9 February, 2024
Nest buzzing for Hornets
Tomorrow night, Horsham Hornets face off against Mt Gambier Lakers in the Grand Final of the Country Basketball League.
The two teams reached the Grand Final following comprehensive wins last weekend. The Hornets defeated Portland by seven points whilst Mt Gambier defeated Warrnambool by 20.
These two sides have met twice this year with one win-a-piece on each other's courts. In round five on November 4, Hornets got the better of Mt Gambier in an 86-80 win. In round ten on December nine, Mt Gambier won 78-70.
The Hornets boast Austin McKenzie and Cody Bryan, two of the top five scorers in the league this year and the the Lakers have Simon Berkefeld, fifth in scoring and ex-NBL, Adelaide 36ers Tom Daly.
Both teams are similar sides in that they like to play fast and get back in defense.
Hornets coach Scott Benbow expects it will be a high-scoring game.
"Both teams have amazing three-point shooters and I expect it to be a fast-paced game," Benbow said.
"They will look to get us on the rebound and move the ball fast, therefore we need to play as we did on the weekend where we got back well."
The mouth-watering matchup will be between Toby de Wit and Austin McKenzie. Mitch Martin and Simon Berkefeld are going to be another entertaining battle, as will Max Bryan and Tom Daly.
The other two matchups between Matthew Brown and Braiden Ousey and Shaun Lock and Cody Bryan are also going to be important outcomes in the game.
The players are excited about the Grand Final. The Hornets' nest was buzzing on Tuesday at training.
They played a four 10 minute-quarter scratch match with the starters against the younger members and it was a high-intensity battle.
"Everyone shot the ball well," Benbow said.
"The youngsters pushed them for three quarters but the bigger bodies took over in the end. It was real close."
Benbow said the atmosphere was electrifying.
"It was an unreal atmosphere. They are up and about and there's a really good vibe," Benbow said.
"They are excited and raring to go and can't wait to get into it on Saturday."
HOME CROWD SUPPORT AND ENORMOUS BOOST
The Hornets are no strangers to a home Grand Final, having played their 2018 and 2022 championship wins at home.
Tickets are selling fast and 400-500 spectators are expected to fill the stadium to watch the two best teams go at it and the home crowd support should give the Hornets a boost.
The crowd last Saturday night against Portland was electric. They were getting around the Hornets players and cheering every basket.
Not only were they cheering when the Hornets were scoring, they were cheering when Portland was missing shots, particularly free throws.
When asked how much of a difference it makes, Scott Benbow said it was massive as it can get into the opposition's head.
"80% of the crowd will be supporting us. Our supporters tend to be loud, especially a small supporter group we like to call the 'rat pack'," he said.
"The 'rat pack' are friends of some of the players and they get in on the action. It is great to see and it encourages the boys.
"Austin McKenzie and Mitch Martin thrive off it. They feel no pressure. We want the crowd to be as loud as possible. We have the best crowd in the league. The atmosphere will be huge."
HORNETS AIMING FOR NUMBER THREE
Since the Country Basketball League's inception in 2012, the Hornets have won two times. The first was in 2018 against the Bendigo Braves in a 74-63 victory and the second was an 87-80 win against Portland.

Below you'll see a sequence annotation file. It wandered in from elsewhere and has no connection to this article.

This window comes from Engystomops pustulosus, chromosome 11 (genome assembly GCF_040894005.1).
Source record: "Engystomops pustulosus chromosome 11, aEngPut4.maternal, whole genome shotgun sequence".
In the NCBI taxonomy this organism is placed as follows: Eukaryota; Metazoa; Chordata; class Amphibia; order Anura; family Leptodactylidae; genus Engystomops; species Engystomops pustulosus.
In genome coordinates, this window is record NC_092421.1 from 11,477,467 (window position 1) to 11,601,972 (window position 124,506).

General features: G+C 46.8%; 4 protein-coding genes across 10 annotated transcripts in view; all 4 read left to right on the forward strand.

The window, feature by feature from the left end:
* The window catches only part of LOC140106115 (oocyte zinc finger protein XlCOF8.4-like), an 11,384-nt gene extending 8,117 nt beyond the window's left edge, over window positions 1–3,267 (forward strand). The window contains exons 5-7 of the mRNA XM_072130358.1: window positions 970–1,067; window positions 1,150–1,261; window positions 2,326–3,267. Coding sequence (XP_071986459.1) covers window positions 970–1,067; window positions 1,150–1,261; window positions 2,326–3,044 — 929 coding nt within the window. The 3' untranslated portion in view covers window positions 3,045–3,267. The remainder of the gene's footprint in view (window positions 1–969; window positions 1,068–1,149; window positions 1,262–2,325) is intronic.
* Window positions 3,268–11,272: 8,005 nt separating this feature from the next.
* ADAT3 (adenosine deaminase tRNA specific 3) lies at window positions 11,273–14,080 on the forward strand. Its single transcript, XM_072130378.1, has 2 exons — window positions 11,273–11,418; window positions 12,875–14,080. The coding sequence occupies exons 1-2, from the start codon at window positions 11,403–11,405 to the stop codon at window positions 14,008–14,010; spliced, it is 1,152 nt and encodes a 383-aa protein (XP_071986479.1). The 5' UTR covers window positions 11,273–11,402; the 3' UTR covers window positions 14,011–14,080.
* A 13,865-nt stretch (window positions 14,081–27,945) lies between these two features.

Before that, in the VBL/BigV Championships, they were victorious in 1991, 2001, 2002 and 2008.
The Hornets have players with Grand Final experience.
In 2018, Mitch Martin, Jake Hobbs, Damien Skurrie, Austin McKenzie and Matt Lovel all played.
In 2022, Cody Bryan, Mitch Martin, Ryan Pfitzner, Max Bryan, Fred Frew, Jake Hobbs and Matthew Lovel were all present.
Despite having a younger team, they are experienced and know what to expect on Saturday.
For assistant coach Matt Lovel, his experience is vital. Against Portland last Saturday, he came on when they started to get momentum and helped the younger players wrestle it back.
"In terms of a veteran role, I help settle the team down and try and bring more control back," Lovel said.
"They did a really good job in fixing it up quickly and the boys did well to respond."
When asked what advice he is giving to the younger players, he is telling them to enjoy the moment.
"I told them not to overthink it and play your normal game," he said.
"There's a bit more at stake and the players are buzzing, but it's important to keep your cool and relax and enjoy the moment.
"It's great being a part of it."
Whilst Lovel isn't thinking of retirement as his body and mind is still good, he said the championships have been a highlight of his career and he hopes to add a third tomorrow.
"The personal things don't matter. It's the championships that you are after. We are all ready to go out there and claim it back."
Another experienced player, Damien Skurrie, will be playing his last game after notching up 150 games in December.
He said he is enjoying the moment.
"I am excited about it," he said.
"We had a good training session on Tuesday and everyone was up and about and there's a lot of positivity about what we have achieved.
"We know the hard work is still to come. The pressure is on. Mt Gambier is a good team and we hope to deliver a premiership for our town."
Skurrie said he isn't trying to think about this match being his last game.
"You definitely have mixed emotions," Skurrie said.
"It can be exciting and emotional but you get to that point where your body tells you to hang it up.
"There is now an opportunity for someone else to step in and throw on the number eight guernsey and wear it and hopefully have amazing success like I have."